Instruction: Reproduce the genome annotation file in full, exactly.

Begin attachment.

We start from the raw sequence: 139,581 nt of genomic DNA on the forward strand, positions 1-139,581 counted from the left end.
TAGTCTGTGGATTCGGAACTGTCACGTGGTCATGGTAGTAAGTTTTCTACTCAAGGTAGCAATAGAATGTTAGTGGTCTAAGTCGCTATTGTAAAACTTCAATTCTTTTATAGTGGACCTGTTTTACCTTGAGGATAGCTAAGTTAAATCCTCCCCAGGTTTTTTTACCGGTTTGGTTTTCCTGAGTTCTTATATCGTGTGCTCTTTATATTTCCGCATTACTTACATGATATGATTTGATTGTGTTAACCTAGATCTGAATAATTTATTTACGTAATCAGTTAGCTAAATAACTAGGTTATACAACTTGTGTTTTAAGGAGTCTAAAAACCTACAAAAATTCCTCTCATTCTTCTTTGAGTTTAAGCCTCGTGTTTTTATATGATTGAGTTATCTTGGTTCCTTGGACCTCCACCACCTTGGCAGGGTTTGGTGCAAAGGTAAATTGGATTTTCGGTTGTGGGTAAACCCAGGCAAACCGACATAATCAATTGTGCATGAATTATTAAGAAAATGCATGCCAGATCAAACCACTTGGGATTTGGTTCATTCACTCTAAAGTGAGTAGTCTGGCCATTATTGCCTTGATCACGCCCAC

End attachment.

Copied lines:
We start from the raw sequence: 139,581 nt of genomic DNA on the forward strand, positions 1-139,581 counted from the left end.
TAGTCTGTGGATTCGGAACTGTCACGTGGTCATGGTAGTAAGTTTTCTACTCAAGGTAGCAATAGAATGTTAGTGGTCTAAGTCGCTATTGTAAAACTTCAATTCTTTTATAGTGGACCTGTTTTACCTTGAGGATAGCTAAGTTAAATCCTCCCCAGGTTTTTTTACCGGTTTGGTTTTCCTGAGTTCTTATATCGTGTGCTCTTTATATTTCCGCATTACTTACATGATATGATTTGATTGTGTTAACCTAGATCTGAATAATTTATTTACGTAATCAGTTAGCTAAATAACTAGGTTATACAACTTGTGTTTTAAGGAGTCTAAAAACCTACAAAAATTCCTCTCATTCTTCTTTGAGTTTAAGCCTCGTGTTTTTATATGATTGAGTTATCTTGGTTCCTTGGACCTCCACCACCTTGGCAGGGTTTGGTGCAAAGGTAAATTGGATTTTCGGTTGTGGGTAAACCCAGGCAAACCGACATAATCAATTGTGCATGAATTATTAAGAAAATGCATGCCAGATCAAACCACTTGGGATTTGGTTCATTCACTCTAAAGTGAGTAGTCTGGCCATTATTGCCTTGATCACGCCCAC